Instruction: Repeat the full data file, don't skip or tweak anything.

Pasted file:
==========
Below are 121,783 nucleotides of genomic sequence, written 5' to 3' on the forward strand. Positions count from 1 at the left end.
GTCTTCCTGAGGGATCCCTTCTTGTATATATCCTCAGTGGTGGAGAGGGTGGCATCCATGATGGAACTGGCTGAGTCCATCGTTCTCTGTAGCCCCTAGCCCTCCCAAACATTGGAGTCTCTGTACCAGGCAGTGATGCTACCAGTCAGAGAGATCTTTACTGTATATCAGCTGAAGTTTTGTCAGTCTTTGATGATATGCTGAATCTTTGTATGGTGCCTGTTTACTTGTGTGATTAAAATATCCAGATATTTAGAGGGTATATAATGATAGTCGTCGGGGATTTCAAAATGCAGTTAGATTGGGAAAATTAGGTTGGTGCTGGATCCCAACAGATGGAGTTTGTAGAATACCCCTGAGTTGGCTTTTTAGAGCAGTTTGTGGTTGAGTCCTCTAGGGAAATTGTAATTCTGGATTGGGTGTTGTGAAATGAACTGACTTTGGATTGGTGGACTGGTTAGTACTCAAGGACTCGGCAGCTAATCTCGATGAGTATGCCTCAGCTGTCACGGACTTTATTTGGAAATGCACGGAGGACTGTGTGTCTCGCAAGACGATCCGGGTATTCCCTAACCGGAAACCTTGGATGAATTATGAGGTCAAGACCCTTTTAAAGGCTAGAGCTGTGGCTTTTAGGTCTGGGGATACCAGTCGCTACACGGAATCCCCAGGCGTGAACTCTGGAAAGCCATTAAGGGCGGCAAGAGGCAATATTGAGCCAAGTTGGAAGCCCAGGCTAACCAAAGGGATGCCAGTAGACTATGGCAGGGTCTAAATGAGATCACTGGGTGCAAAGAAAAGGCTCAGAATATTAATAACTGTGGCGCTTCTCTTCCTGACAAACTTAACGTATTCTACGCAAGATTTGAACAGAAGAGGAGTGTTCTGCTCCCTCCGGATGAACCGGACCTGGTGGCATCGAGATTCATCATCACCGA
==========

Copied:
Below are 121,783 nucleotides of genomic sequence, written 5' to 3' on the forward strand. Positions count from 1 at the left end.
GTCTTCCTGAGGGATCCCTTCTTGTATATATCCTCAGTGGTGGAGAGGGTGGCATCCATGATGGAACTGGCTGAGTCCATCGTTCTCTGTAGCCCCTAGCCCTCCCAAACATTGGAGTCTCTGTACCAGGCAGTGATGCTACCAGTCAGAGAGATCTTTACTGTATATCAGCTGAAGTTTTGTCAGTCTTTGATGATATGCTGAATCTTTGTATGGTGCCTGTTTACTTGTGTGATTAAAATATCCAGATATTTAGAGGGTATATAATGATAGTCGTCGGGGATTTCAAAATGCAGTTAGATTGGGAAAATTAGGTTGGTGCTGGATCCCAACAGATGGAGTTTGTAGAATACCCCTGAGTTGGCTTTTTAGAGCAGTTTGTGGTTGAGTCCTCTAGGGAAATTGTAATTCTGGATTGGGTGTTGTGAAATGAACTGACTTTGGATTGGTGGACTGGTTAGTACTCAAGGACTCGGCAGCTAATCTCGATGAGTATGCCTCAGCTGTCACGGACTTTATTTGGAAATGCACGGAGGACTGTGTGTCTCGCAAGACGATCCGGGTATTCCCTAACCGGAAACCTTGGATGAATTATGAGGTCAAGACCCTTTTAAAGGCTAGAGCTGTGGCTTTTAGGTCTGGGGATACCAGTCGCTACACGGAATCCCCAGGCGTGAACTCTGGAAAGCCATTAAGGGCGGCAAGAGGCAATATTGAGCCAAGTTGGAAGCCCAGGCTAACCAAAGGGATGCCAGTAGACTATGGCAGGGTCTAAATGAGATCACTGGGTGCAAAGAAAAGGCTCAGAATATTAATAACTGTGGCGCTTCTCTTCCTGACAAACTTAACGTATTCTACGCAAGATTTGAACAGAAGAGGAGTGTTCTGCTCCCTCCGGATGAACCGGACCTGGTGGCATCGAGATTCATCATCACCGA